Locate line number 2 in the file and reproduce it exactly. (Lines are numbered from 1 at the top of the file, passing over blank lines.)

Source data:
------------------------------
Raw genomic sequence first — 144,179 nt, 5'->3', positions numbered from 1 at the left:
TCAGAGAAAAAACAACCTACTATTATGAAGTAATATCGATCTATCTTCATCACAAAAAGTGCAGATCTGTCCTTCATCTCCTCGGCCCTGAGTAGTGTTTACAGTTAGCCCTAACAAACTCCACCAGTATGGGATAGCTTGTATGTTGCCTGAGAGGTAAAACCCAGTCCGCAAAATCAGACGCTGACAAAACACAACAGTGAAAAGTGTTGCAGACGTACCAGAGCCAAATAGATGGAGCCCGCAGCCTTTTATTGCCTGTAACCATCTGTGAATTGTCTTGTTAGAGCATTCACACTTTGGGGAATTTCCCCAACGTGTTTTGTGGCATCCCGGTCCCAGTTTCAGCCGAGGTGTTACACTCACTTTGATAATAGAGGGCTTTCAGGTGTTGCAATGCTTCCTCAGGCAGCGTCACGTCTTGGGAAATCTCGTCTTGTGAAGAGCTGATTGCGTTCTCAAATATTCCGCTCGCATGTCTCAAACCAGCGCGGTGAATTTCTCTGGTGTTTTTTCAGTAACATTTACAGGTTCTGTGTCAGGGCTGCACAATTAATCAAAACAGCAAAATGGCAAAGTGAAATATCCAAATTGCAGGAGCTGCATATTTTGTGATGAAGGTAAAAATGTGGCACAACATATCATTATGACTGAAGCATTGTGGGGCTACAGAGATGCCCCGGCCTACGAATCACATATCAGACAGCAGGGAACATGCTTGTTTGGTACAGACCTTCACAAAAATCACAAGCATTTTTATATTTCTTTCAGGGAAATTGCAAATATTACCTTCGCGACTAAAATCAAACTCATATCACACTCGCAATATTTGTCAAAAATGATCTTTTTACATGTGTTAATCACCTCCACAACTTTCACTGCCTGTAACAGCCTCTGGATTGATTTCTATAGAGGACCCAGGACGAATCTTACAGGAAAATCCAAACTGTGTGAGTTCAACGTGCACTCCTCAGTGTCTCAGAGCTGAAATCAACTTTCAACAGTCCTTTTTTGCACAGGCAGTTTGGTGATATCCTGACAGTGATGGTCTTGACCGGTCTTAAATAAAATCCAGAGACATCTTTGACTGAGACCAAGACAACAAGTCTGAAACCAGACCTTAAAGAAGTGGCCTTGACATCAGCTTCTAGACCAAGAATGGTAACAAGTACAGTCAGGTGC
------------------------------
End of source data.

TCAGAGAAAAAACAACCTACTATTATGAAGTAATATCGATCTATCTTCATCACAAAAAGTGCAGATCTGTCCTTCATCTCCTCGGCCCTGAGTAGTGTTTACAGTTAGCCCTAACAAACTCCACCAGTATGGGATAGCTTGTATGTTGCCTGAGAGGTAAAACCCAGTCCGCAAAATCAGACGCTGACAAAACACAACAGTGAAAAGTGTTGCAGACGTACCAGAGCCAAATAGATGGAGCCCGCAGCCTTTTATTGCCTGTAACCATCTGTGAATTGTCTTGTTAGAGCATTCACACTTTGGGGAATTTCCCCAACGTGTTTTGTGGCATCCCGGTCCCAGTTTCAGCCGAGGTGTTACACTCACTTTGATAATAGAGGGCTTTCAGGTGTTGCAATGCTTCCTCAGGCAGCGTCACGTCTTGGGAAATCTCGTCTTGTGAAGAGCTGATTGCGTTCTCAAATATTCCGCTCGCATGTCTCAAACCAGCGCGGTGAATTTCTCTGGTGTTTTTTCAGTAACATTTACAGGTTCTGTGTCAGGGCTGCACAATTAATCAAAACAGCAAAATGGCAAAGTGAAATATCCAAATTGCAGGAGCTGCATATTTTGTGATGAAGGTAAAAATGTGGCACAACATATCATTATGACTGAAGCATTGTGGGGCTACAGAGATGCCCCGGCCTACGAATCACATATCAGACAGCAGGGAACATGCTTGTTTGGTACAGACCTTCACAAAAATCACAAGCATTTTTATATTTCTTTCAGGGAAATTGCAAATATTACCTTCGCGACTAAAATCAAACTCATATCACACTCGCAATATTTGTCAAAAATGATCTTTTTACATGTGTTAATCACCTCCACAACTTTCACTGCCTGTAACAGCCTCTGGATTGATTTCTATAGAGGACCCAGGACGAATCTTACAGGAAAATCCAAACTGTGTGAGTTCAACGTGCACTCCTCAGTGTCTCAGAGCTGAAATCAACTTTCAACAGTCCTTTTTTGCACAGGCAGTTTGGTGATATCCTGACAGTGATGGTCTTGACCGGTCTTAAATAAAATCCAGAGACATCTTTGACTGAGACCAAGACAACAAGTCTGAAACCAGACCTTAAAGAAGTGGCCTTGACATCAGCTTCTAGACCAAGAATGGTAACAAGTACAGTCAGGTGC